I've hesitated posting here at all, because my little one is still so, well, little! Only 2 next month, so I try not to overthink things and I despise labels, but it's clear that he is not the norm and his development, which I thought would probably end up rounding out, is only getting more accelerated as he gets older. I'm finding myself avoiding talking about him to others because I don't want to come off as braggy or obnoxious, but I'm also finding keeping up with him to be a challenge and would love the support and connection to those who have BTDT!

 

I'm also looking for ideas on what I can do with him! This is all new territory for me... My previous ideals (with my 11yo, and it worked well for him!) were just let kids be kids and play, play, play! I never wanted to "teach" him things at an early age and held off on anything academic and that worked great for him, but my little one is very cerebral and just seems to CRAVE new things to learn. He soaks everything right up. A time or 2 of exposure to something and he's got it down to a science! If he has a weak area of development, it hasn't come up yet, physical or mental. Ok, I'm feeling braggy now, but it is what it is and can be tiring to this go with the flow mama who has centered on free play being the most  important thing for 11 years of parenting! But he's a whole 'nother ball of wax and I'm trying to follow his lead, which happens to be a very knowledge hungry path!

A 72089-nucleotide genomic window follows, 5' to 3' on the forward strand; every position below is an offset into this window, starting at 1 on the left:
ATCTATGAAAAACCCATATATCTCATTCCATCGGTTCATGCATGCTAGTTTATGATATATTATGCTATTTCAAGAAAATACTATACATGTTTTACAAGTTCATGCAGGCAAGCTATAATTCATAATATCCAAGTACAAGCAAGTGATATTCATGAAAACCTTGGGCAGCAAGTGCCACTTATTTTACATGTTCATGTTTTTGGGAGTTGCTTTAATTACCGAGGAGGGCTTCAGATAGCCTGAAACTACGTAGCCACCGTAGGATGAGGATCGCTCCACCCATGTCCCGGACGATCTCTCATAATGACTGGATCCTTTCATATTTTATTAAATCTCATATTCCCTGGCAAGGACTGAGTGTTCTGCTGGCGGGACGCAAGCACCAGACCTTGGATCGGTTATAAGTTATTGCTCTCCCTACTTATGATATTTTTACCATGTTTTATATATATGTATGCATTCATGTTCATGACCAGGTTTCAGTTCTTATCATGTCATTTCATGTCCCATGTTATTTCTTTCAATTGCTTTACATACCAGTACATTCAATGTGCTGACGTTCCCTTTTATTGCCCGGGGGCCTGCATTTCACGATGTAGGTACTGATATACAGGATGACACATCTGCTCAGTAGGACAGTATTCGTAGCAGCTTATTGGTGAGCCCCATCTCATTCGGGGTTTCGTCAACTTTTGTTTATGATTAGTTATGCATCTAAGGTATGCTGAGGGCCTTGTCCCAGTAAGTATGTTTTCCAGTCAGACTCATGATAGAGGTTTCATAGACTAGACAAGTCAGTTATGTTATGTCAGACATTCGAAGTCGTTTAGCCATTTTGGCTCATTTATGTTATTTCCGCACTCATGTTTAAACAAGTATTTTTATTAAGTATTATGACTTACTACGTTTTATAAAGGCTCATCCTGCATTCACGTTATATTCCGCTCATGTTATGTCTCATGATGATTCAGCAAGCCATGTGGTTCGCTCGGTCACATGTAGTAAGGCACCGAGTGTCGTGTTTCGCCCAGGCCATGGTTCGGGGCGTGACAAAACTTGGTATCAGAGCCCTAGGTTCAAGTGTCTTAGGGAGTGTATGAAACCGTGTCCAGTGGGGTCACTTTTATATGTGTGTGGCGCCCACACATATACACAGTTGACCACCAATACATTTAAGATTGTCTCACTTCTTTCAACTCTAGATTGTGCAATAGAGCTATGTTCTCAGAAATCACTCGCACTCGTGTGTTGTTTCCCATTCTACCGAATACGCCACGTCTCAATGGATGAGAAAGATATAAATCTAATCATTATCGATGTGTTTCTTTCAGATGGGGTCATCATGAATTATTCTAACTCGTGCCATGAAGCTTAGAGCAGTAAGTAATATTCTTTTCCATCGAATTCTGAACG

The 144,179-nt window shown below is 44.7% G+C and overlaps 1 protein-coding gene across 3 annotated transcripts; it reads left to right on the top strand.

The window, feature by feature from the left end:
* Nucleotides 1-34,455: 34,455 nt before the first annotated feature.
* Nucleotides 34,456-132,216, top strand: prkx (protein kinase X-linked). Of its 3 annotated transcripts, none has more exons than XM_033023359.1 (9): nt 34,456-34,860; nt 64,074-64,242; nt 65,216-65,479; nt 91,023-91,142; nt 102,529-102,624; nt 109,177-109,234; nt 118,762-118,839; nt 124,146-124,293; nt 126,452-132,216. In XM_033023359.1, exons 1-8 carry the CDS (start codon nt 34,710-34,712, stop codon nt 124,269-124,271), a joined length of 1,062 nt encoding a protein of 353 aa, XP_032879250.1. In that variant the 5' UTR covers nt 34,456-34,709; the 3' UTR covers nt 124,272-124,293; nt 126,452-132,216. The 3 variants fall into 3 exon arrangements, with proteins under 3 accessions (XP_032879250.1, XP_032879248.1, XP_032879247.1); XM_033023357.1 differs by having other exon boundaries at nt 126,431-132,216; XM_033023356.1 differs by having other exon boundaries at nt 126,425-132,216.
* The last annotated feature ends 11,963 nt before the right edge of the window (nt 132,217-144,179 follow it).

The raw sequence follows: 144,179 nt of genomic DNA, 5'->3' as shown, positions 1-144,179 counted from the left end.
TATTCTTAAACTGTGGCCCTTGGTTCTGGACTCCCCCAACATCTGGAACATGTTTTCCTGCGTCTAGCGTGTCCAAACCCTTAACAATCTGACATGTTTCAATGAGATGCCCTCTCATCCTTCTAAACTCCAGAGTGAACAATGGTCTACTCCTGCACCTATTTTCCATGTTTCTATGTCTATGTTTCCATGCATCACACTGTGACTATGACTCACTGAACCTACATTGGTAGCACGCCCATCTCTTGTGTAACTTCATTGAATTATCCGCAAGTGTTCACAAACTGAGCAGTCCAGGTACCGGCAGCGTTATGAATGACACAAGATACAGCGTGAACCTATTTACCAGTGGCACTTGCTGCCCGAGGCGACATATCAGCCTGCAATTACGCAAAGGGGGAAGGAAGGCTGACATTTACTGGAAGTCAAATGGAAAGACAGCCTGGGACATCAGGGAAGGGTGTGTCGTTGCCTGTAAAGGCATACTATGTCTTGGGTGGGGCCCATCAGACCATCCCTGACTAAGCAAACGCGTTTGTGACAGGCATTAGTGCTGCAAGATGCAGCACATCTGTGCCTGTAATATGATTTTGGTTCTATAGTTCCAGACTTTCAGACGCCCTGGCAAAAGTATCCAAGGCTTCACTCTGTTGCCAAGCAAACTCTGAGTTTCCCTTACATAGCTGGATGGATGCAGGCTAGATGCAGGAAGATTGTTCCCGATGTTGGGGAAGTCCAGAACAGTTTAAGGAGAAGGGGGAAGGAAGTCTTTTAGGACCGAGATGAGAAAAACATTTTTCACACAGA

I honestly hate the idea of early academics but it seems to be what he wants... he's already got his alphabet down, not the song, but rather being able to identify the letters... lots of numbers/counting items, all colors & shapes (he LOVES doing the tangram puzzles!) he's recognizing some sight words... (his name, family names, some animals, pizza! lol), writing some letters/drawing shapes, has all sorts of space stuff memorized (space and the moon have been his passion for aaaaages now)... His logic and problem solving skills are incredible... His large and fine motor skills are nutty... a year+ ahead of schedule for ages now... I do all these little motor skill activities with him and he masters them right away. His memory is awesome... so basically every time I introduce something in hopes of actually challenging him and keeping him busy for a bit trying to master a new skill, he does it no problem.

 

So yeah, WHAT on earth do I do with this child?! :rotflmaoHow do I challenge the child who never seems to be challenged?  Is it even necessary to challenge him at this age? I guess my fear is if I don't, he'll be bored and won't reach his potential... I was so bored as a kid intellectually, and I was not even as close to being as smart as he seems to be! haha.

 

We are also homebodies and spend most of our time at home reading together and doing little crafty activities and art (his favorite thing), or taking trips to the playground. Or bothering his big brother! :p 


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From the withered tree, a flower blooms~ He's here!!! So crazy in love with my  rainbow1284.gif  boy!!! 12/14/11 luxlove.gif fly-by-nursing1.gif

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#4 of 12 Old 11-21-2013, 10:24 PM